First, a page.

Snipers: Own your old M24

Remington Defense has the contract for the new XM2010 sniper rifle replacing the venerable M24. And they came up with a very clever idea. The M2010s are being built from the old M24s, in part, but a lot of parts are going to be left over: the 2010 is a .300WM, detachable magazine, chassis-and-rails-stocked system. So, anticipating a warehouse full of M24 parts, Remington did a dope deal with the DOD: they are going to give Uncle Sam a better price, if they can form the leftover M24 parts into rebuilt M24s for, primarily, the ex-sniper market. Uncle has signed off, and so Remington will take the bulk of an M24, add a new action, 5R-rifled barrel, and other parts as necessary, and sell the weapons off. Complete with whatever war paint military snipers put on the parts; Remington warns that the colors may not match real well, and buyers don’t get their choice.

You can find out how to participate on their web site.

The site says: “Initially, sales will only be offered to military or former military personnel holding a sniper school diploma. Check back to this page for updates on expanded eligibility.”

Throughout 2012 they’ll be metered out in priority order to:

1. School-trained snipers, serving and former.

2. Other service members active and reserve components.

3. Retired soldiers.

4. Federal agents

5. State and local Law Enforcement.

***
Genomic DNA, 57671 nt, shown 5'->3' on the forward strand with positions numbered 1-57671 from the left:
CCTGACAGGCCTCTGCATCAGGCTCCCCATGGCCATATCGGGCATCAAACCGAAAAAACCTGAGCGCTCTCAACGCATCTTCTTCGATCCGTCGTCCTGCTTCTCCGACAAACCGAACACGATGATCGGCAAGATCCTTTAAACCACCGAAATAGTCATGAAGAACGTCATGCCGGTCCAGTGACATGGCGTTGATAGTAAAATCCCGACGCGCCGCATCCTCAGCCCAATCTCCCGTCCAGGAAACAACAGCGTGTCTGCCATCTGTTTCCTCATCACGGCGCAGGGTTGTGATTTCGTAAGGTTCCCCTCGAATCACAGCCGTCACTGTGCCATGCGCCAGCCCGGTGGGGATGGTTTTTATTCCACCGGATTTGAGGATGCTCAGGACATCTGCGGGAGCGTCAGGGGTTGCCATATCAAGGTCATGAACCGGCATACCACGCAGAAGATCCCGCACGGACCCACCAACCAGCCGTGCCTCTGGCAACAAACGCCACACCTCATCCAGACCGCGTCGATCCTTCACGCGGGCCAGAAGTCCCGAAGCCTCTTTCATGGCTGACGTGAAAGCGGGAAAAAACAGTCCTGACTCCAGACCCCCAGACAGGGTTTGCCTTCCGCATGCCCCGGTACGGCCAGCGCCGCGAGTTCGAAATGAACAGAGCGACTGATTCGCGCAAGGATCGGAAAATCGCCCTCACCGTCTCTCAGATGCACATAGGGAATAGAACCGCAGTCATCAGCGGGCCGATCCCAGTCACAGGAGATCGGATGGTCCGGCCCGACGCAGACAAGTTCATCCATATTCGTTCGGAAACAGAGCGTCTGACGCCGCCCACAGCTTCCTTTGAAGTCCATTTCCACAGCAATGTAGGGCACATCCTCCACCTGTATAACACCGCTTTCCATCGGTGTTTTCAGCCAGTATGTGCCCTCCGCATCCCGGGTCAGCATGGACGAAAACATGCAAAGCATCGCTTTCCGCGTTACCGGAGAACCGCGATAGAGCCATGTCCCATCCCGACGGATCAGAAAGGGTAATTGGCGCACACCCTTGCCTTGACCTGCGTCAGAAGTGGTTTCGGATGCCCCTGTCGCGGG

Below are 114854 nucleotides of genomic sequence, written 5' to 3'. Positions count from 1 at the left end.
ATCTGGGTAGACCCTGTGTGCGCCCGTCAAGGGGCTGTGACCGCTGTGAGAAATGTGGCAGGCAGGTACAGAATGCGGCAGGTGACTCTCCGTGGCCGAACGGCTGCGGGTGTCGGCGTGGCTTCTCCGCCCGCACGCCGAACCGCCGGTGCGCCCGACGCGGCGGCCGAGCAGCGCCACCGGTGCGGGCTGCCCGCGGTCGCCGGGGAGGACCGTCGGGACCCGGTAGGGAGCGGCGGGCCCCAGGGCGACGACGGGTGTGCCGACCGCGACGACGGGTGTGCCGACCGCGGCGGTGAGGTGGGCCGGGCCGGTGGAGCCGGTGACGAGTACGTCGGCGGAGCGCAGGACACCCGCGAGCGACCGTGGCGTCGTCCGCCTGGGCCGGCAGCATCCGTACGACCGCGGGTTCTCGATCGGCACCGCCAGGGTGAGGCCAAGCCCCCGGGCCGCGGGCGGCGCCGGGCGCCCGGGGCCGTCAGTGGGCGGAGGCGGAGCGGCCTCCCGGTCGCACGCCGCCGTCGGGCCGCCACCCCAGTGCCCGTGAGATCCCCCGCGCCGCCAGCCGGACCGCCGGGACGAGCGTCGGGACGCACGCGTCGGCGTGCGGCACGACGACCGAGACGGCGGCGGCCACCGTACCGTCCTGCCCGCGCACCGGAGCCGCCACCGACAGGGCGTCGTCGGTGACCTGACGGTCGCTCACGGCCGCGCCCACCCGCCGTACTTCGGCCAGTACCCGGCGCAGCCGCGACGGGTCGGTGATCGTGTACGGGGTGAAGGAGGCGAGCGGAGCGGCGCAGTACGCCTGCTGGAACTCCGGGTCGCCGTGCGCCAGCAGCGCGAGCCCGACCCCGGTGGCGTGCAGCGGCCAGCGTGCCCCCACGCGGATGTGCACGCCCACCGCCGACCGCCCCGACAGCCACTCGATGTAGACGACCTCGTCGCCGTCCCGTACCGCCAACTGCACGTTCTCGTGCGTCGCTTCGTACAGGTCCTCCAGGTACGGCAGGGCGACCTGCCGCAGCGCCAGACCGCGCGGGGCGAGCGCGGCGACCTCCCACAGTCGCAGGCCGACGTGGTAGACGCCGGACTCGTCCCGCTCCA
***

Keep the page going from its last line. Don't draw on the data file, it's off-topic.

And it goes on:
The price of the package is $3,500 (it may change, as original serviceable parts are depleted). That may sound like a lot of money, but for a proven sniper system with the M24 pedigree, it’s nothing. I expect that collectors will be trying to put the arm on snipers to buy these, and then make safe queens out of them. That’s the way the free market rolls.

Friends of ours were involved with the development of the M24 and the Special Operations Target Interdiction Course (SOTIC) that taught how to exploit it and its mil-dot scope. (SOTIC has been replaced by the Special Forces Sniper Course, SFSC).

Everybody on an SF team has at least some cross-training and trigger time on the M24, but the weapons were assigned to individuals — usually, but not always, 18Bs — and stored zeroed and ready to go. (Conversely, there was a tendency for your M4 or M16 to change and have to zero your optics or sights anew from time to time).

Update: Remington has described what’s in these systems in some detail.

Each M24-R will feature a brand new M24 receiver, M24 24” 5R barrel, M24 fire control and possibly several additional new parts, as necessary to make the weapon safe and functional. The remainder of the weapon is primarily comprised of returned US Army M24 components to include the optics base, rings, optics, iron sights, deployment kit, sling, bipod and hard cases. Some of these parts may be new if sold as a complete system; however some components may not be present if not available. Serviceable system components will be used as returned from the Army, many of them painted by snipers. No special selections on paint schemes will be offered.

The M24Rs will include the Leupold scope with its laser-engraved mil-dot reticle. No word yet whether any of them will be the 10×42 Ultra M3A that SF originally specified for the system in 1988. Ten years later, the Army cheaped out and changed to the 10X40 Mark IV, a quality scope but not in the M3A’s class. The M24R does not include the M144 spotting scope that is a component of the GI system. The first few M-24Rs may also include a soft drag bag as well as the Hardigg hard case (not the same case we had in Group, we had a deep Pelican). For someone needing a 7.62mm precision rifle, or a collector seeking the ultimate GWOT trophy, this is a heck of a deal. (The Army and LE agencies pay about $9k for this system new).

More on this as it develops. Now that we’ve blogged it, we can ethically place an order…

Hat tip: Army Times.